Frank "Cannonball" Richards
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Frank "Cannonball" Richards
Frank Anson Richards
February 20, 1887
|Died||February 7, 1969 (aged 81)|
Richards began by letting people (including heavyweight champion Jack Dempsey) punch him in the gut. Dempsey hit him in the stomach a reported total of seventy-five times. He then progressed to letting people jump on his belly, being struck by a two-by-four, being struck by a sledgehammer, and finally being shot by a 104-lb. (47 kg) cannonball from a spring-loaded 12 ft. (3.6 m) cannon. Richards limited his cannonball act to twice per day, as performing it more often was too painful.
Frank Anson Richards was born to Richard Jones Richards and Ellen Elizabeth Richards on February 20, 1887, in the Ottawa County town of Minneapolis in the state of Kansas. He had two siblings, sister Rose May Richards and brother Edwin H. Richards, both of whom would later end up in Long Beach, California as well. Before he became a performer, Richards served in World War I.
Prior to 1924, Richards joined the theatrical world of vaudeville, creating an act for himself by exhibiting how much "punishment" his stomach could take. These included being hit in the solar plexus with a sledgehammer, battering rams, and allowing people to jump on his stomach. He also allowed champion boxer Jack Dempsey to punch him in the gut, to prove its strength.
Richards's most famous act involved him being shot in the gut with a cannonball weighing over one hundred pounds. He performed this act twice a day during the peak of his career, but more than that was too painful.
Mechanics of the cannonball act
Richards's most famous act has also drawn much controversy in recent times, of how the "trick" was done. This is because of the fact that a cannonball fired at full-force would kill a human being, and would likely have killed Richards. With this, skeptics[who?] have analyzed his act as being the result of a spring-loaded cannon, a hollow cannonball, and manipulation via "movie magic".
The idea that the clips were manipulated and that the cannonball was hollow are myths. The cannonball weighed a total of 104 pounds, meaning that the act was too painful for Richards to do more than twice per day. The cannon was, however, spring-loaded to guarantee it wouldn't fire too hard. Despite being spring-loaded, the cannonball was still fired at close range with a force that would likely kill a normal person. The fact of it being a spring-loaded cannon was never covered up, as the act was still "death-defying" and impressive.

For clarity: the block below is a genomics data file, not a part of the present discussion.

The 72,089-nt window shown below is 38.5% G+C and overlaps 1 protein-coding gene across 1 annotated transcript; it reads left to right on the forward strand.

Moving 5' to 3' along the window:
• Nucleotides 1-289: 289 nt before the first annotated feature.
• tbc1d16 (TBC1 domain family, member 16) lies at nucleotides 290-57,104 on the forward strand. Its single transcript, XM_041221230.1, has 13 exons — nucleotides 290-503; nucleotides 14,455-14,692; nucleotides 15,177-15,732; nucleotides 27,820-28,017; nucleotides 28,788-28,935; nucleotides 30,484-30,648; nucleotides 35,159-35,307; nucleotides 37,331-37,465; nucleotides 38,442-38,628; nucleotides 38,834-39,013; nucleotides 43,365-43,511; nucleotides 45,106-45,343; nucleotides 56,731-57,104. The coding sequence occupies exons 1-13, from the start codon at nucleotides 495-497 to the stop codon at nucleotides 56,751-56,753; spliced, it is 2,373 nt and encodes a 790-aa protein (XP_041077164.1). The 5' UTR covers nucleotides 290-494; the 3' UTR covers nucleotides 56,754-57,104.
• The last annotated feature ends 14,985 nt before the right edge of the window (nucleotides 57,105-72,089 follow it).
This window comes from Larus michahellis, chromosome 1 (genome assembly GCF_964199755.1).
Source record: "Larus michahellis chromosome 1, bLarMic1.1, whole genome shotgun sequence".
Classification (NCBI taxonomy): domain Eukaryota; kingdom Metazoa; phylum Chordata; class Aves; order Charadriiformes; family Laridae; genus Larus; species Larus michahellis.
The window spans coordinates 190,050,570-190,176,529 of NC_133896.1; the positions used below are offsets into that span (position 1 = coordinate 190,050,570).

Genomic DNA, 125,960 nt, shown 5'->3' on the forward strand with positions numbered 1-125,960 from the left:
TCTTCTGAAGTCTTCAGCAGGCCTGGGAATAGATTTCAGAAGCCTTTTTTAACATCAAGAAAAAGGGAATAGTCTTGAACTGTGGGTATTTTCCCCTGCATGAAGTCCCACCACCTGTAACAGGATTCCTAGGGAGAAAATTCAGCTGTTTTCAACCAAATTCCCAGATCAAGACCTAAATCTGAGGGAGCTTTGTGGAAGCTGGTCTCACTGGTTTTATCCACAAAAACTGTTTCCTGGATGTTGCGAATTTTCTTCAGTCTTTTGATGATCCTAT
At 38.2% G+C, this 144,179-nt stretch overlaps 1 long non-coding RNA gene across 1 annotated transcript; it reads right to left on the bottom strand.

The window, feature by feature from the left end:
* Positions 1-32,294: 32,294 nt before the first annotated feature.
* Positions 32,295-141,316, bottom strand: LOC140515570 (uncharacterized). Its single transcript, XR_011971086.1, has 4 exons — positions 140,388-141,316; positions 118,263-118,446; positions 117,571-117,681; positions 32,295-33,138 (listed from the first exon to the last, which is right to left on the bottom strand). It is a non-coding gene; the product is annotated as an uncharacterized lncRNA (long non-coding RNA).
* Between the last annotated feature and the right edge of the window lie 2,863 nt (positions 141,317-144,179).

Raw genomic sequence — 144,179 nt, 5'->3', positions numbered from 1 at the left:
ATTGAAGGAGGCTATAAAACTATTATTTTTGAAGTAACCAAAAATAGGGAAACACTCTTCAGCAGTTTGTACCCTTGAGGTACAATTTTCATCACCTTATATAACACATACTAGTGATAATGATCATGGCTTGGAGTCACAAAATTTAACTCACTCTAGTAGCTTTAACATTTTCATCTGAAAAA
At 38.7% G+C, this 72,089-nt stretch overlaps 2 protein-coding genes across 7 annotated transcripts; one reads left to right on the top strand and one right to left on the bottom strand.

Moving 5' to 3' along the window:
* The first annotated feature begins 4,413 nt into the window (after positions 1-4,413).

Richards made Long Beach, California his permanent home, despite touring a lot for work. He was a Christian, a member of the Presbyterian Church of Pomona. As a proud veteran, Richards was a member of American Legion Post 27, and gave free shows at Legion meetings, Elks Clubs, and many military camps during World War II.
Because of his act being centered around getting hit in the gut, he became acquainted with most boxing champions of the time. These included Jim Jeffries, Jack Johnson, Ad Wolgast, Joe Rivers, Joe Lewis, Jess Willard, and Jack Dempsey.
Richards died on February 7, 1969, at the age of 81. He died in Long Beach, California, where he had been living for many years. He was buried at the Pomona Cemetery and Mausoleum in Pomona, California.
In popular culture
A short clip of Richards performing his cannonball trick has become a well-known example of stock footage and well known in popular culture.
In the episode "The Chip (Part 1)" of the cartoon television show "Freakazoid!, the well-known stock footage clip was played with a narration describing Richards's feats. It was also used in the 1977 documentary "Gizmo!," the episode "Fairly OddBaby" of "The Fairly OddParents", and in the episode "Chuck versus the Fear of Death" of "Chuck", as well as being referenced in the "Seinfeld" episode "The Apology".
In its most notable usages, it was made into a parody in the "Homerpalooza" episode of The Simpsons, and a still image from the clip was used for the cover of the album Van Halen III. "Homerpalooza" shows Homer Simpson becoming a carnival freak doing Richards's act (being a cannonball catcher), but quitting after it is revealed it would kill him to keep going.
|1995||Freakazoid!||Himself (Archive footage)||Used in the episode "The Chip (Part 1)"|
|1995||Extremely Weird||Himself (Archive footage)||TV Movie|
|1999||Sideshow: Alive on the Inside||Himself (Archive footage)|
|2000||Ripley's Believe It or Not!||Himself (Archive footage)||TV Movie documentary|
|2008||The Fairly OddParents||Himself (Archive footage)||Clip used in the episode "Fairly OddBaby"|
- Homerpalooza, episode of "The Simpsons" where Homer portrays a version of Frank "Cannonball" Richards
- Human cannonball
- Wallechinsky, David (1978). The People's Almanac Presents the Book of Lists. New York: Bantam Doubleday Dell. p. 351. ISBN 0-553-11150-7. With photo.
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